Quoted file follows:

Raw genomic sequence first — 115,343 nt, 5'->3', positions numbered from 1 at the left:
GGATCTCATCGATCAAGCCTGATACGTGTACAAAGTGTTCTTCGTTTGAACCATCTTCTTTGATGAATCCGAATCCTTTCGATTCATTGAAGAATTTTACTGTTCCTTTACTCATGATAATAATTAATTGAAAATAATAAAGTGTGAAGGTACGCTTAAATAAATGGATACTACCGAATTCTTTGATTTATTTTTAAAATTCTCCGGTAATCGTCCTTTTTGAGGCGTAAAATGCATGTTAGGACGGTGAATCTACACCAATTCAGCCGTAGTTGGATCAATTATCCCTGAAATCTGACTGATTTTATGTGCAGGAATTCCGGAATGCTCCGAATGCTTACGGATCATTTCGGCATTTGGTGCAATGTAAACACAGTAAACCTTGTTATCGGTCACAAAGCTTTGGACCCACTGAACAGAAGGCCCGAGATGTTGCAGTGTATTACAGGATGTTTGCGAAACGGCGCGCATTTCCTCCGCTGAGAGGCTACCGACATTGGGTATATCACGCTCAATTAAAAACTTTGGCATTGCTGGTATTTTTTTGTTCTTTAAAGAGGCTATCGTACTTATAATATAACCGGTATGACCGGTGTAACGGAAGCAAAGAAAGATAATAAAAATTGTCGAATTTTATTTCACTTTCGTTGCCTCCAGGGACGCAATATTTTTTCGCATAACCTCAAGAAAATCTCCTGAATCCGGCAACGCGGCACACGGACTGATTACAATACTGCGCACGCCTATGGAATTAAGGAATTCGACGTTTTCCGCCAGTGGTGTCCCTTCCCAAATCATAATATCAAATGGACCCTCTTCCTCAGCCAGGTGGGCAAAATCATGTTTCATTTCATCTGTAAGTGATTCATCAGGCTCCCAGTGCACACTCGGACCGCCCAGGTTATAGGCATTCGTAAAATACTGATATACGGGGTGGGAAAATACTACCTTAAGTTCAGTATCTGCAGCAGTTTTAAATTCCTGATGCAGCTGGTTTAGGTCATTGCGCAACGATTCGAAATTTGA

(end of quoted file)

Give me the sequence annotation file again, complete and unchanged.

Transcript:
Raw genomic sequence first — 115,343 nt, 5'->3', positions numbered from 1 at the left:
GGATCTCATCGATCAAGCCTGATACGTGTACAAAGTGTTCTTCGTTTGAACCATCTTCTTTGATGAATCCGAATCCTTTCGATTCATTGAAGAATTTTACTGTTCCTTTACTCATGATAATAATTAATTGAAAATAATAAAGTGTGAAGGTACGCTTAAATAAATGGATACTACCGAATTCTTTGATTTATTTTTAAAATTCTCCGGTAATCGTCCTTTTTGAGGCGTAAAATGCATGTTAGGACGGTGAATCTACACCAATTCAGCCGTAGTTGGATCAATTATCCCTGAAATCTGACTGATTTTATGTGCAGGAATTCCGGAATGCTCCGAATGCTTACGGATCATTTCGGCATTTGGTGCAATGTAAACACAGTAAACCTTGTTATCGGTCACAAAGCTTTGGACCCACTGAACAGAAGGCCCGAGATGTTGCAGTGTATTACAGGATGTTTGCGAAACGGCGCGCATTTCCTCCGCTGAGAGGCTACCGACATTGGGTATATCACGCTCAATTAAAAACTTTGGCATTGCTGGTATTTTTTTGTTCTTTAAAGAGGCTATCGTACTTATAATATAACCGGTATGACCGGTGTAACGGAAGCAAAGAAAGATAATAAAAATTGTCGAATTTTATTTCACTTTCGTTGCCTCCAGGGACGCAATATTTTTTCGCATAACCTCAAGAAAATCTCCTGAATCCGGCAACGCGGCACACGGACTGATTACAATACTGCGCACGCCTATGGAATTAAGGAATTCGACGTTTTCCGCCAGTGGTGTCCCTTCCCAAATCATAATATCAAATGGACCCTCTTCCTCAGCCAGGTGGGCAAAATCATGTTTCATTTCATCTGTAAGTGATTCATCAGGCTCCCAGTGCACACTCGGACCGCCCAGGTTATAGGCATTCGTAAAATACTGATATACGGGGTGGGAAAATACTACCTTAAGTTCAGTATCTGCAGCAGTTTTAAATTCCTGATGCAGCTGGTTTAGGTCATTGCGCAACGATTCGAAATTTGA